An improved piston ring is described, having a steel base body defining an annular shape with at least an outer peripheral face. The outer face is formed by the steps of plating a lower layer of chromium onto the peripheral surface of the base body by electro-chemical deposition. The plated ring is lapped by the step of containing and agitating the ring in an abrasive slurry until substantially all nodules of the plated metal are removed, producing a smooth, dull plated surface containing micro-abrasions. An upper metallic nitride layer is then formed on the lapped, plated ring by physical vapor deposition.
The lower, lapped layer has uniform thermal properties and forms a stable bond with the upper layer, due to the micro-abrasions which further enhance lubrication properties of the ring in use.
The features and inventive aspects of the present invention will become more apparent upon reading the following Detailed Description, Claims, and Drawings, of which the following is a Brief Description:
FIG. 1 is a perspective view of a piston ring, according to the present invention;
FIG. 2 is a cross-sectional view of the piston ring shown in FIG. 1, taken along the lines 1--1;
FIG. 3 is an enlarged cross-sectional view of a portion of the piston ring within the encircled region 3 of FIG. 2; and
FIG. 4 is an enlarged cross sectional photograph of a lower layer formed in accordance with the present invention.
FIG. 5 is a photo micrograph of the piston ring shown in FIG. 4 showing a cross section of the annular piston ring body, the chrominum layer and the metallic nitride layer.
According to FIGS. 1-2, a piston ring of the present invention is generally shown having the form of an annular steel base body 10. The body 10 has opposed axial surfaces 12, 14 and an outer peripheral face 16, including a lower layer 18 and an upper layer 20. The lower layer 18 consists of electro-chemical plated chromium, lapped to be substantially smooth and free of nodules, and having micro-abrasions as shown in FIG. 4. The upper layer 20 consists of a metallic nitride deposited on the lapped lower layer 18. The upper layer 20 contacts an internal wall of a cylinder (not shown) in actual use. It is intended that the plating, lapping and deposition of the respective layers 18, 20 be performed according to various methods that will hereafter be described.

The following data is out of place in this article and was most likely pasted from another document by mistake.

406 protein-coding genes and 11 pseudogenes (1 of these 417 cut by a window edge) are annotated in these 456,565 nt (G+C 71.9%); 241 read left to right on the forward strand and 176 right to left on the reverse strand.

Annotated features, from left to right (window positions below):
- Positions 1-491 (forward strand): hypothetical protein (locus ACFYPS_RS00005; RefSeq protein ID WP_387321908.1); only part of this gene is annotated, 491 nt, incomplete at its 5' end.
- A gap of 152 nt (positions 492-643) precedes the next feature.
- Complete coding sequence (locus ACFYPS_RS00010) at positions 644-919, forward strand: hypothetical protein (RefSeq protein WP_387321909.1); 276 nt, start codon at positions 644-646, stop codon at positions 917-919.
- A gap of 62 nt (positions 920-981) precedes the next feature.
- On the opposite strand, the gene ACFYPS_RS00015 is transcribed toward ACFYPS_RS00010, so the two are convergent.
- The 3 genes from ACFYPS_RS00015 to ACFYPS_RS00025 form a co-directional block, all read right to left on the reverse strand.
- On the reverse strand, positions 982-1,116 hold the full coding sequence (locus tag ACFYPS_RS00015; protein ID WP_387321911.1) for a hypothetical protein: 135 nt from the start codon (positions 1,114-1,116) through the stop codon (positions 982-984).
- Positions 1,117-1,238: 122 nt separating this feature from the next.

Referring to FIG. 2, the base body 10 is made from steel or cast iron, preferably a steel alloy which is a martensitic stainless steel having between 0.3 and 0.8 percent chromium by weight and between 0.10 and 0.90 percent carbon by weight. The lower layer 18, applied to at least the outer peripheral face 16, preferably has a hardness of 800 to 1200 Hardness Vickers Number ("HVN") and a minimum preferred depth of thickness of 0.004 inches (0.101 mm). The method of plating the lower layer 18 on the peripheral face 16 is accomplished using conventional electroplating methods well known to those skilled in the art, specifically electro-chemical deposition. Preferably, the lower layer 18 is composed of a chromium plating having a thickness from about 0.004 to about 0.012 inches.
Subsequent to forming the lower layer 18, the lower layer is subjected to a normal lapping process which yields the desirable geometry favorable to developing an oil film between the piston ring and cylinder liner. In summary, the normal lapping process of the present invention involves placing the base body 10, onto which the lower layer 18 has been plated, into a vessel containing a moving slurry of abrasive particles. After a desirable period of agitation, the slurry produces a dull, smooth finish on layer 18, creating random micro-abrasions in the topography of the layer. Grinding the lower layer is an acceptable alternative to lapping, to remove the chrome nodules and to form the desired geometry.
By way of background, other well-known lapping procedures have been used to finish chromium, to remove nodules and provide a suitable surface for wear resistance of a piston ring. Such methods include knurling, porous plating, forming holes in the surface using lasers, sand blasting and the like, as described in ENGINEERING DATA, "Topography of the Running Surface of Piston Rings--a Tribological Investigation", the entire disclosure of which is expressly incorporated by reference herein and relied upon. Another procedure, known as "face-lapping", utilizes a metal lap run over the relevant surface, forming vertical striations or channels; thereafter, in the approach first-noted above, the surface is grit-blasted to yield irregularities which function as reservoirs for oil to escape the piston ring. Regardless of the method of lapping the lower chrome layer, the present invention provides enhanced wear resistance and resistance to scuffing.